A Closer Look At The James Irvine Foundation's New California Arts Fund

The new disaster film San Andreas envisions the earthquake-induced destruction of California. It stars Dwayne Johnson, also known as The Rock, and its trailer features a gargantuan tidal wave enveloping the Golden Gate Bridge.

As a resident of the Golden State, I find it all a bit disconcerting, so forgive me for focusing today on a philanthropic organization that's creating, rather than destroying, things here in California.

The organization in question, not surprisingly, is the James Irvine Foundation. And rather than spending hundreds of millions of dollars on a movie (that will likely do tremendous business overseas) featuring an exploding Hoover Dam (as per the trailer), Irvine's New California Arts Fund will help arts nonprofits "move arts engagement to the core of who they are and what they do." The fund provides a combination of support for organization capacity building and for arts engagement programming that encourages and expands participation in the arts among California's growing and diverse communities. How constructive.

Irvine selected the ten grantee-partners through an invitation-only process. They include Bowers Museum, California Shakespeare Theater, Cornerstone Theater Company, Ford Theatre Foundation, Movimiento de Arte y Cultura Latino Americana, Oakland Museum of California, Pacific Symphony, Santa Cruz Museum of Art and History, The Music Center/Performing Arts Center of Los Angeles County, and the Yerba Buena Center for the Arts.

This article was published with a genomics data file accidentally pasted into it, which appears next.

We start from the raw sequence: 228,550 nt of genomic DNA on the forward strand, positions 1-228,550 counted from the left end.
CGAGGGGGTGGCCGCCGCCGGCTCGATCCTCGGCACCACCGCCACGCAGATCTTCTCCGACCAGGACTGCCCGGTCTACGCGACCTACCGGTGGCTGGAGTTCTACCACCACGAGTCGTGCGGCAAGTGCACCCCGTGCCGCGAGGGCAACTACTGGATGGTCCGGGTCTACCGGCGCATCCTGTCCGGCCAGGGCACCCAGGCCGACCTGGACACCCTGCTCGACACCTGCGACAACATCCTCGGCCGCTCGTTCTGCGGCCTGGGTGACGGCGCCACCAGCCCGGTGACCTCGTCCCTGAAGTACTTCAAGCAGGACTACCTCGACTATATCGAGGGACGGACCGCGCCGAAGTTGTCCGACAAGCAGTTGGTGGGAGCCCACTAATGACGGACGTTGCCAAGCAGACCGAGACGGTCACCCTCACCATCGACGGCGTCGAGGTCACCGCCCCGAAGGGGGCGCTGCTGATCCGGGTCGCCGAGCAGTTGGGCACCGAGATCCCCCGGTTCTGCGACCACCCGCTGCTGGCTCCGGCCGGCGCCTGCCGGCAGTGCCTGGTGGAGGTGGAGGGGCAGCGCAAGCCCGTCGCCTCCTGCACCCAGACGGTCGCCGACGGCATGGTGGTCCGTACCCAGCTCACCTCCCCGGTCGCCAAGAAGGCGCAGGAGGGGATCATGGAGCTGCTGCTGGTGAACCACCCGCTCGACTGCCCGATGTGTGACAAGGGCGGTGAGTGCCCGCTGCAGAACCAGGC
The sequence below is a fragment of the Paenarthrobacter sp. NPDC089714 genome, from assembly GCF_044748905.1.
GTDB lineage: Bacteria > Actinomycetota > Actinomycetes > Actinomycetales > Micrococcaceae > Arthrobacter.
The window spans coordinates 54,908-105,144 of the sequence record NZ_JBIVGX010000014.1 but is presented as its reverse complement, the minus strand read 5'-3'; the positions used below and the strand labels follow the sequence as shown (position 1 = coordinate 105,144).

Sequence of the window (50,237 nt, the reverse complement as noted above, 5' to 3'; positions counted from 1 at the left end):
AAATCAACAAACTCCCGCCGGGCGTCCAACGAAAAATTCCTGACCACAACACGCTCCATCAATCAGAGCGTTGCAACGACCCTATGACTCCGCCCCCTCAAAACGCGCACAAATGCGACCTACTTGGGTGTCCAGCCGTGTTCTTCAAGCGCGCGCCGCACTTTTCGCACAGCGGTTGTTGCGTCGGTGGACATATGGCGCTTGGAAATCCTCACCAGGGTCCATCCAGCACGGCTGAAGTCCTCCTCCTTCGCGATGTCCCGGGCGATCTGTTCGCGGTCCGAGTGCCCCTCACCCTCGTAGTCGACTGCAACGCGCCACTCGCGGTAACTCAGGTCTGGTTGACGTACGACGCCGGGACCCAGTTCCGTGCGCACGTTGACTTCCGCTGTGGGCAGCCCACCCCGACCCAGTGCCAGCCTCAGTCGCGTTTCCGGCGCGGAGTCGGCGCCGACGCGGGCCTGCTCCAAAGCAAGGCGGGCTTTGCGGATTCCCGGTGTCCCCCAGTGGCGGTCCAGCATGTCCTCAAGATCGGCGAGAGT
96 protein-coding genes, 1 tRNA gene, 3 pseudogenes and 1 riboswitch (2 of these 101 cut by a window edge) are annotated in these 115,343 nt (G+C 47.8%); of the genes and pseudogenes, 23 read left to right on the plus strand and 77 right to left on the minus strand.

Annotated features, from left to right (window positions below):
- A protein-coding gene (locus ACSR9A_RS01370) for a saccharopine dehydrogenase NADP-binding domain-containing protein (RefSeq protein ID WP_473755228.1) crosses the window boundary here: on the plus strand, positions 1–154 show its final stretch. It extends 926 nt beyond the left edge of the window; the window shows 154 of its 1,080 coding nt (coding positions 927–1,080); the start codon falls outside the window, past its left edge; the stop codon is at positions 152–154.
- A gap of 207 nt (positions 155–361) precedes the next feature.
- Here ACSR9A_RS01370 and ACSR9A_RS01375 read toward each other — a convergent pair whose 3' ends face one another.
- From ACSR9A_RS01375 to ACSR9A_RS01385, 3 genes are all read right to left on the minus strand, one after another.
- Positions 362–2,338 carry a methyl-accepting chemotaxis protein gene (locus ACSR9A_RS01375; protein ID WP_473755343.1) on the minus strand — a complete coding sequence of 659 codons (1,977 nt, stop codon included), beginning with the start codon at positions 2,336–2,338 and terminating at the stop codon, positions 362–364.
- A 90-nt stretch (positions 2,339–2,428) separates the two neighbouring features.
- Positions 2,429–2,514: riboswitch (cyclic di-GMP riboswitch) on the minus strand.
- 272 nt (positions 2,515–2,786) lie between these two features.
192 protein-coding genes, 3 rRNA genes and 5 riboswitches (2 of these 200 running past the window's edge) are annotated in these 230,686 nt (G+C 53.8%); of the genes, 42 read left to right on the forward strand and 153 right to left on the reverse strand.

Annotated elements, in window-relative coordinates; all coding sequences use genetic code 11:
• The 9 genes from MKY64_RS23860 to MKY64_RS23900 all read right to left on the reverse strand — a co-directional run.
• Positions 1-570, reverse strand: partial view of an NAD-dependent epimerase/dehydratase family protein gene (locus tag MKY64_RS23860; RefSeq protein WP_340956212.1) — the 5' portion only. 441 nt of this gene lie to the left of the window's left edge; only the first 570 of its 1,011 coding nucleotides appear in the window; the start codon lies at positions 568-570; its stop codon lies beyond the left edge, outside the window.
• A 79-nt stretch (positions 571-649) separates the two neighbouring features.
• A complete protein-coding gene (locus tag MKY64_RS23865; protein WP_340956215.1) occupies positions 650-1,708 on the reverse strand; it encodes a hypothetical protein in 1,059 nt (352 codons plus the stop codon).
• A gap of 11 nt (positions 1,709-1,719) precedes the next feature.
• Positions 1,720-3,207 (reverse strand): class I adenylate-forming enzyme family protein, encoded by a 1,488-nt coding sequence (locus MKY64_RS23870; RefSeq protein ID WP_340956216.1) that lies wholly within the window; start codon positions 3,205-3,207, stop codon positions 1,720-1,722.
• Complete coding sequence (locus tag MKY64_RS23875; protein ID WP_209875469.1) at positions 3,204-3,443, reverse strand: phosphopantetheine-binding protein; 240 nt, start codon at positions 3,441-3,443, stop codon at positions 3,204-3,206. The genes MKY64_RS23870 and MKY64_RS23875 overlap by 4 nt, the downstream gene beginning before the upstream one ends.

"This new fund will allow the Oakland Museum of California (OMCA) to address urgent needs in our community, while bringing community participation into the very core functions of the museum,” said museum director and CEO Lori Fogarty. "We aim to inspire residents of the OMCA’s surrounding neighborhoods and the broader Oakland community to connect to their personal creativity and express their cultural identity, as well as respond to important community needs with resources, cultural leaders, and partner organizations."

Not invited? Fear not. Check out and apply for Irvine's equally cool Exploring Engagement Fund, which provides risk capital for arts nonprofits with innovative ideas about how to engage new and diverse participants. It's their only fund with an open application process, and they're welcoming applications through December 2015.

And as for San Andreas, the LA Times spoke with Thomas Jordan, director of the Southern California Earthquake Center and USC professor, who said that the San Andreas fault can't create a tsunami that would inundate San Francisco.

How comforting.